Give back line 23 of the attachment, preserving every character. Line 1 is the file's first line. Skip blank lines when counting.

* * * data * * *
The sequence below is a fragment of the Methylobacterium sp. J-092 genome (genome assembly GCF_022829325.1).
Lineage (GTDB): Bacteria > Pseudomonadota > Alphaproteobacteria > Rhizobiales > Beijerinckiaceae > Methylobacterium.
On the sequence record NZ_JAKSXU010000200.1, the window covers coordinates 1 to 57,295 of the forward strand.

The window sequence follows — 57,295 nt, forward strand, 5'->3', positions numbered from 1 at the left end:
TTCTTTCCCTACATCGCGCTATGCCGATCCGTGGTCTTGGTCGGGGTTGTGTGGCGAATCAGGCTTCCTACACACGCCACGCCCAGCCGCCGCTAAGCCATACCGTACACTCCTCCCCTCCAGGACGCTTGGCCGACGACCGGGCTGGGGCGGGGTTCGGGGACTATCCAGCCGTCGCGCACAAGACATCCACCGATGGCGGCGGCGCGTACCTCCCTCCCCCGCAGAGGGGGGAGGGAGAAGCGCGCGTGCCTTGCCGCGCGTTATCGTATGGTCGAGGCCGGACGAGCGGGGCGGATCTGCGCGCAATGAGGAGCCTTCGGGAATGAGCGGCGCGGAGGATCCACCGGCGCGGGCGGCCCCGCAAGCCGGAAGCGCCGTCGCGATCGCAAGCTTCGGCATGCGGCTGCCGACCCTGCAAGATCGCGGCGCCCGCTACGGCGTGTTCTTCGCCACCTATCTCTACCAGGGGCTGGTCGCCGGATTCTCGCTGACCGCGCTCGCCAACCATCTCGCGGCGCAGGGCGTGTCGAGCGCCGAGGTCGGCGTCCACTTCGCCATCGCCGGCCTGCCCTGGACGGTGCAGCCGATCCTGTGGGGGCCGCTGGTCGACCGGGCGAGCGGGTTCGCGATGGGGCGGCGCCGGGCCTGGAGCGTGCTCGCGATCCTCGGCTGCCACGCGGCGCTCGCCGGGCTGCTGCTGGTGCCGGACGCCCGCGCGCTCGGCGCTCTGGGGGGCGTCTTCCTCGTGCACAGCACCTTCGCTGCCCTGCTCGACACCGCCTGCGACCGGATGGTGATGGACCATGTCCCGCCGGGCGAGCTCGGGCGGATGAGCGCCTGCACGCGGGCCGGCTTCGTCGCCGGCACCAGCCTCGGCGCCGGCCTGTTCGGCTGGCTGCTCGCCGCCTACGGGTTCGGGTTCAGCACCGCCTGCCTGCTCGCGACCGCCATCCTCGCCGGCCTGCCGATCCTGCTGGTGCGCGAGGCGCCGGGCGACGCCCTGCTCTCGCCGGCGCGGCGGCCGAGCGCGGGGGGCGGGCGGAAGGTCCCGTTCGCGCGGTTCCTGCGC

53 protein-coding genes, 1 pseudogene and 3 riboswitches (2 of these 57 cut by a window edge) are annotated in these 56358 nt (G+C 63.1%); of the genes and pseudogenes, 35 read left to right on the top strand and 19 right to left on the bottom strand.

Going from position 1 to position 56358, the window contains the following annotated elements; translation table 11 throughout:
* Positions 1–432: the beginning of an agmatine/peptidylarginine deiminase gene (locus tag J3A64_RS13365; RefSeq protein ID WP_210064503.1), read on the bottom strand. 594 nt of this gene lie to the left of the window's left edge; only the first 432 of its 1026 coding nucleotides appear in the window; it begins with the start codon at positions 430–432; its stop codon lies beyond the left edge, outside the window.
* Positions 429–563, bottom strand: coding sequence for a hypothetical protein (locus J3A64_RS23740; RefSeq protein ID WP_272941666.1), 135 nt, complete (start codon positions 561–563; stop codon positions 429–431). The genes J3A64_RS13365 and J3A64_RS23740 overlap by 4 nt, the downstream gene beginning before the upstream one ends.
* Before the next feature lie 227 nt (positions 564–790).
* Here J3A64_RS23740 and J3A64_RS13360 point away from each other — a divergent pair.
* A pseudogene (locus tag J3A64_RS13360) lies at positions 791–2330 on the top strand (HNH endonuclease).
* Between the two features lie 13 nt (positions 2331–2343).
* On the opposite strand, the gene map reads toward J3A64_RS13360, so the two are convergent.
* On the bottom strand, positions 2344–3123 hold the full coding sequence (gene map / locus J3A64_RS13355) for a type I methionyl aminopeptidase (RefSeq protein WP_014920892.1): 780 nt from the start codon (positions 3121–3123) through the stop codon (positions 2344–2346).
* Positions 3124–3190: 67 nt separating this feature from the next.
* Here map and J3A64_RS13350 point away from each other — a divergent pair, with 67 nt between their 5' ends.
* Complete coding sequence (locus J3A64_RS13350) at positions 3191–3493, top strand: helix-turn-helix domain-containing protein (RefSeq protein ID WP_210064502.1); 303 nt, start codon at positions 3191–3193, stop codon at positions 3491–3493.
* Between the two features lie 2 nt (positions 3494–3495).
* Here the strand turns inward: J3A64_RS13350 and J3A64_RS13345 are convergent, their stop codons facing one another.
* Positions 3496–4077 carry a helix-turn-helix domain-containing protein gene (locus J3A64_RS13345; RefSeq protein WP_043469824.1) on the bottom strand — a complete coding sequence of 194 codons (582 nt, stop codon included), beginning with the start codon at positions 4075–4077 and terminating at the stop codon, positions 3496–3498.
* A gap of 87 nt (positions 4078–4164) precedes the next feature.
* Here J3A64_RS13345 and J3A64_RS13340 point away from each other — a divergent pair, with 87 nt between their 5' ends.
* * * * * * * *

* Here J3A64_RS13345 and J3A64_RS13340 point away from each other — a divergent pair, with 87 nt between their 5' ends.